Like a seemingly endless number of Toronto developers, Marlin Spring Developments is making their mark on the city with new-build condos. Mid-rise projects like the Danforth's Canvas Codominium and Queen East's WestBeach Condominiums are gradually filling out the firm's growing portfolio, which also includes a number of new townhouse communities across the GTA, as well as a property in Texas. Northeast of Eglinton and Black Creek Drive, however, the company has added another element to its operations, revitalizing a trio of mid-century apartment buildings to add refreshed housing stock to the city's west end.
Situated at the edge of Keelesdale's Coronation Park on Clearview Heights, Marlin Spring's three rental buildings are immediately west of Trethewey Drive and two blocks north of Eglinton. Featuring a total of 115 renovated units, the 3.5-storey Clearview buildings are situated on a 1.7 acre lot encircled by Greentree Crescent to the south.
Now administered by Marlin Spring's own property management arm and Artisan Property Management, Marlin Spring COO Zev Mandelbaum argues that the retrofit of existing properties offered a number of potential advantages compared to a redevelopment of the site. "The opportunity to purchase assets below replacement costs is compelling in a market like ours where new construction apartments are selling at a vast premium to already existing apartments, Mandelbaum explains. "We look for opportunities where we can buy a building that can be re-outfitted to be on par with the newly constructed units in the same area."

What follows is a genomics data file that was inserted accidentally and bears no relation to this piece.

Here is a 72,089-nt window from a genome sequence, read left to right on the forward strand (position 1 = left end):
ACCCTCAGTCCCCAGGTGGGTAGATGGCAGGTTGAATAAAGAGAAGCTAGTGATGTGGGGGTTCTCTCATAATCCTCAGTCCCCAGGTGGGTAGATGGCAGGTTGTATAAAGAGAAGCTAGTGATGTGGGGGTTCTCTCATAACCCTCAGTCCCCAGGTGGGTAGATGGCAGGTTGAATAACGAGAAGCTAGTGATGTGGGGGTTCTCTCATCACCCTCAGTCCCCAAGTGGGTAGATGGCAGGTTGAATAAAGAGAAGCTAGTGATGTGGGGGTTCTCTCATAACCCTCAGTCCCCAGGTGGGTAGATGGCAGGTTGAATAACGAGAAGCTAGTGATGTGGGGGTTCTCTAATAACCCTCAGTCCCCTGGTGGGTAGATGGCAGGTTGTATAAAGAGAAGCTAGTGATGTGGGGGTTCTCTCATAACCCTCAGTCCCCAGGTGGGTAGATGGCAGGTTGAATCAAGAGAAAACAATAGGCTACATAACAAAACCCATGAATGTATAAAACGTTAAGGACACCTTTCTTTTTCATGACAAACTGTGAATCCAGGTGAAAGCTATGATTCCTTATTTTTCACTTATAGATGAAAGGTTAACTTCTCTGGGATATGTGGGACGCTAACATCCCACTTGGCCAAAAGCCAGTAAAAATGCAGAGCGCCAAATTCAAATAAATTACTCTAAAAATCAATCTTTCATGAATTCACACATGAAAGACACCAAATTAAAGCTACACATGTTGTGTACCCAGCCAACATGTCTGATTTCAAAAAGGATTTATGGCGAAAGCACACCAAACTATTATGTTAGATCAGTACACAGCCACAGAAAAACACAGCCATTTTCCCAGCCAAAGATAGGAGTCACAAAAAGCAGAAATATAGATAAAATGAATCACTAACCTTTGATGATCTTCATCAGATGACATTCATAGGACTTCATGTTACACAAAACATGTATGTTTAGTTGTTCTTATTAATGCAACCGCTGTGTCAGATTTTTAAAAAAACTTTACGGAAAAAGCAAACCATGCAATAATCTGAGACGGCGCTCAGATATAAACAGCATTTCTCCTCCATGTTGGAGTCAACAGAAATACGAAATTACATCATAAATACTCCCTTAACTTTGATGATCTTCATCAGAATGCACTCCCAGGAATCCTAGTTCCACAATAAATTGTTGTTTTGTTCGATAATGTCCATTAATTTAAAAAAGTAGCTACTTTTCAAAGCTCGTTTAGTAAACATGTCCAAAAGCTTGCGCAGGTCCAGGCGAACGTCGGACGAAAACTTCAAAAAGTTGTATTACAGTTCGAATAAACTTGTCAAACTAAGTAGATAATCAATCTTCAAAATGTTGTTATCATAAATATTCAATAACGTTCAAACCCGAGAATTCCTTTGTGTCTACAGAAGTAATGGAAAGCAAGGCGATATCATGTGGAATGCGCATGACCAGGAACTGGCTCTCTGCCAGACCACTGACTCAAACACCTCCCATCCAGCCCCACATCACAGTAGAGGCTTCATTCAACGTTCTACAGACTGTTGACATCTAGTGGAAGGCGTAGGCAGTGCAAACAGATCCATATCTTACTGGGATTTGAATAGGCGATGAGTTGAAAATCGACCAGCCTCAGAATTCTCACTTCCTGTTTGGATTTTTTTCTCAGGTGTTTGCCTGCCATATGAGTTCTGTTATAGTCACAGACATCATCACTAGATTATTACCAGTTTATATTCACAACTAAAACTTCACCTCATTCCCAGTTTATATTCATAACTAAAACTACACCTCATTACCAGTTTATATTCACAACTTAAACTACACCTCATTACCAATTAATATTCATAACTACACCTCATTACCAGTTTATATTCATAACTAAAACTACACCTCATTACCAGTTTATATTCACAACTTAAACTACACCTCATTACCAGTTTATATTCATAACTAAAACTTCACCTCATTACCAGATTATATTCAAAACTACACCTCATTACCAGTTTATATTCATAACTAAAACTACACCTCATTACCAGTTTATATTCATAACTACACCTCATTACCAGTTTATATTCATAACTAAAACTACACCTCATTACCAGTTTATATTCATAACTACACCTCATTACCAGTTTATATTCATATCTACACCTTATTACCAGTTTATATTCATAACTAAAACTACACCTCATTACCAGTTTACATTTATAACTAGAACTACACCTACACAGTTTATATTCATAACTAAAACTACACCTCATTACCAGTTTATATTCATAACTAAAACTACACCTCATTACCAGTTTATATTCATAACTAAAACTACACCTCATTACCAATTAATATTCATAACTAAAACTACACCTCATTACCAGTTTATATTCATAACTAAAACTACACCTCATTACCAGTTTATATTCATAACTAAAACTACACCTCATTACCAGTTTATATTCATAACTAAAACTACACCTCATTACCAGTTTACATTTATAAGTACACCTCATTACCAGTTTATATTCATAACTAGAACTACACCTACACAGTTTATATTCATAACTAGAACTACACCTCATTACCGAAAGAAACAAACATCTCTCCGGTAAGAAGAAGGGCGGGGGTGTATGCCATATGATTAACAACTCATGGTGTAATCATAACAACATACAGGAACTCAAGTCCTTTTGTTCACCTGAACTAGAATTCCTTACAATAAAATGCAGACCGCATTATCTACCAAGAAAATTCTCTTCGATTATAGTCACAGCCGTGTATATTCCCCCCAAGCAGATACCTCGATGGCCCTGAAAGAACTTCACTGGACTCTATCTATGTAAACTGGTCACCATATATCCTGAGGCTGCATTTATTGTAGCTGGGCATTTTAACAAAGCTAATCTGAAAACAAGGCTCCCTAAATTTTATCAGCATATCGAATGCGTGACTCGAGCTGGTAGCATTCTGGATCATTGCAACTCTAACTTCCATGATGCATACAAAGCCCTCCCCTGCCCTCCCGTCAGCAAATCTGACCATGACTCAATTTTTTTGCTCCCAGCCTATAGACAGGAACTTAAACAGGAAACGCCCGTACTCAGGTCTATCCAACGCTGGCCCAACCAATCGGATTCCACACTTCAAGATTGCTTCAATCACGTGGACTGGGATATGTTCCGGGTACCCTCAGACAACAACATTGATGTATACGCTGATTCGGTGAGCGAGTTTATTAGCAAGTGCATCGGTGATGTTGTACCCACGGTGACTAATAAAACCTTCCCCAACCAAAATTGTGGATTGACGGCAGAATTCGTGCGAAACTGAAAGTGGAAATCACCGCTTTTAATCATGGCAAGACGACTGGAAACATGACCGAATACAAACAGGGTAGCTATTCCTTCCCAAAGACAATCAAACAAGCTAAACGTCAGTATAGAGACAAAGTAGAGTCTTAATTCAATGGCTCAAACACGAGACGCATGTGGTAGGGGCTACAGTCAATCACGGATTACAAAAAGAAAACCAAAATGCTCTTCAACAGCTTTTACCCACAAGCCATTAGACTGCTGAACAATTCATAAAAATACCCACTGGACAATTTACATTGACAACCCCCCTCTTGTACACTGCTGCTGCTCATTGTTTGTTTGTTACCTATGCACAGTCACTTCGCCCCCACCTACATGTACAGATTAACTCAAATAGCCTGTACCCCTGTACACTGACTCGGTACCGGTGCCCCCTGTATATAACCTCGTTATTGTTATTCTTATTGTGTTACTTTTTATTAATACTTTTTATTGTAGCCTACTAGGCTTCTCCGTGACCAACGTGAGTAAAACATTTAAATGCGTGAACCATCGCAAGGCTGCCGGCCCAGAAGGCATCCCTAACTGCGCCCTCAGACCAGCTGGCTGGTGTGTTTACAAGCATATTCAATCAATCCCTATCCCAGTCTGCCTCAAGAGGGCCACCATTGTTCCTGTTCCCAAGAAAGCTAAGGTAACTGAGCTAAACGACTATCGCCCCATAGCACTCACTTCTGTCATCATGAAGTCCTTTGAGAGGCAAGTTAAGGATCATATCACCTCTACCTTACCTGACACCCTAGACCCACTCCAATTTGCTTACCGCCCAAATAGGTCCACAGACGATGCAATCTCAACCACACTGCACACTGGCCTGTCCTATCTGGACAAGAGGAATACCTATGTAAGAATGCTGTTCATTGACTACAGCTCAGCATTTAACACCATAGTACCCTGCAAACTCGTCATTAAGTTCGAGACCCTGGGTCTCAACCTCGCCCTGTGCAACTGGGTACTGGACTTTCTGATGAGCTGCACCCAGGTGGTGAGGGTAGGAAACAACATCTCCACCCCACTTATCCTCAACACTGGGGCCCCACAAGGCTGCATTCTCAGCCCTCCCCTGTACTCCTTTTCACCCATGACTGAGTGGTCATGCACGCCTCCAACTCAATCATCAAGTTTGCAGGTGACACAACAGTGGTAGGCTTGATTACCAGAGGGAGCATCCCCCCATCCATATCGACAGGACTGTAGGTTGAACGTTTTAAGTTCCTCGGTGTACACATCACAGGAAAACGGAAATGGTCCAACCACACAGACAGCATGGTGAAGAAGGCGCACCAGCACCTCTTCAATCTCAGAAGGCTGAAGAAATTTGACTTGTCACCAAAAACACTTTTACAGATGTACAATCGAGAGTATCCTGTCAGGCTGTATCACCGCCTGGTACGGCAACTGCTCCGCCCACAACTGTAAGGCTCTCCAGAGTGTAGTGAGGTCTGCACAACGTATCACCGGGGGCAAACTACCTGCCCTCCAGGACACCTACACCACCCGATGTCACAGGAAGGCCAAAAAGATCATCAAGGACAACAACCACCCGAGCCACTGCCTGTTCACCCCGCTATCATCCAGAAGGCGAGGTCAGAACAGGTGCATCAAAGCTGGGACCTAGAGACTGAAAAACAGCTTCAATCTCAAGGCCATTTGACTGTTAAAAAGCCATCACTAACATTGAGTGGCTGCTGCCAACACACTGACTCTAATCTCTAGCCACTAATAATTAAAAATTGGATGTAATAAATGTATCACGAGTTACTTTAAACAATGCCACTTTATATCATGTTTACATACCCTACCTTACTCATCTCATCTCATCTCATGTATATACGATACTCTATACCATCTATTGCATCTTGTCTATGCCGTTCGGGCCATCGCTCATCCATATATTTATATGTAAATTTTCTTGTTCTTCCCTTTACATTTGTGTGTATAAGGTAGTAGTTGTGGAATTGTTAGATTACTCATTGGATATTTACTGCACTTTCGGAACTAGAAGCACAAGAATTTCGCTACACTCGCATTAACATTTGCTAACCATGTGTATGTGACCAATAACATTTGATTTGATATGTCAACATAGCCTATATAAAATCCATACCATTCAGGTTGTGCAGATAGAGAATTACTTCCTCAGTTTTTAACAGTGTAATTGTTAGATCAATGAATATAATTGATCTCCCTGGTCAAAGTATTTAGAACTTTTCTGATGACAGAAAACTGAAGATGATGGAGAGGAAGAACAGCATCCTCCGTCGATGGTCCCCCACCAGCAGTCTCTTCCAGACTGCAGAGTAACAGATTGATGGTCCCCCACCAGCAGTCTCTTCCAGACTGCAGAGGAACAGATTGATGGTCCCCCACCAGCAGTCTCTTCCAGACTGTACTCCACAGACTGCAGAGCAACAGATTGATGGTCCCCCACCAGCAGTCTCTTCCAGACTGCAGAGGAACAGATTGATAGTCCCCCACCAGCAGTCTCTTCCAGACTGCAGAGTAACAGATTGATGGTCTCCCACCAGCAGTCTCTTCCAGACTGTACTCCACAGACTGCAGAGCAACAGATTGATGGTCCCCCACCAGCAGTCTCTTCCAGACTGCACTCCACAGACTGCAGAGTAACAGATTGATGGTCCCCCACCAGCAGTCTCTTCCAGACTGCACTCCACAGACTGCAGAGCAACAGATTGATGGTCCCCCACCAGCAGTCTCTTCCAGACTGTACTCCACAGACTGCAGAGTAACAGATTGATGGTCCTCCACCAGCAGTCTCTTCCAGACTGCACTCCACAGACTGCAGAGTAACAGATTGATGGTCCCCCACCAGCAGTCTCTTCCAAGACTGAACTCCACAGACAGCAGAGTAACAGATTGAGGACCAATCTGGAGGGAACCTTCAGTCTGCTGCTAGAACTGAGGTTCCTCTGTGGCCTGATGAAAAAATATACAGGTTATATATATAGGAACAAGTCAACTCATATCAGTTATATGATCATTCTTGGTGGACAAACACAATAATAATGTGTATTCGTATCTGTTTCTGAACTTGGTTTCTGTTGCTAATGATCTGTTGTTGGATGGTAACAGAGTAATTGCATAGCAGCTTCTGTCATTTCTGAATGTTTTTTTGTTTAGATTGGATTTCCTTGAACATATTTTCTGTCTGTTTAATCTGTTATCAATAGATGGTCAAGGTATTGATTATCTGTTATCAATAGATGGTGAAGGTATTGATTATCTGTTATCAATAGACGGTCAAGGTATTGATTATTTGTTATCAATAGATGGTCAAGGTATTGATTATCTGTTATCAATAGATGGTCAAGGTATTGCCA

Outfitted with new appliances, the one- and two- bedroom suites—which average at about 850 ft²—offer relatively large living spaces compared to Toronto's new-build condos and apartments. "Renters can enjoy larger units," Mandelbaum notes, "but with new amenities and at a lower price than at competitive new buildings."
Additionally, Mandelbaum stresses that the secure tenancy and centralized management of older apartment buildings offers residents more structured and predictable tenancies compared to condo rentals. Meanwhile, with the Crosstown LRT set to re-shape the Eglinton corridor, Mandelbaum adds that the area is likely to see more growth in the future, with infrastructure and streetscape improvements likely in the coming years.
In a condo-dominated market where purpose-built rentals are gradually becoming more common, Marlin Spring's approach adds another element to the evolution of Toronto's housing stock. While the retrofits of older buildings are already fairly commonplace, the company's diversification—combining new-build condos and townhomes with retrofits—is arguably symptomatic of a property market where rising prices are making the retrofits of older properties more attractive to developers.
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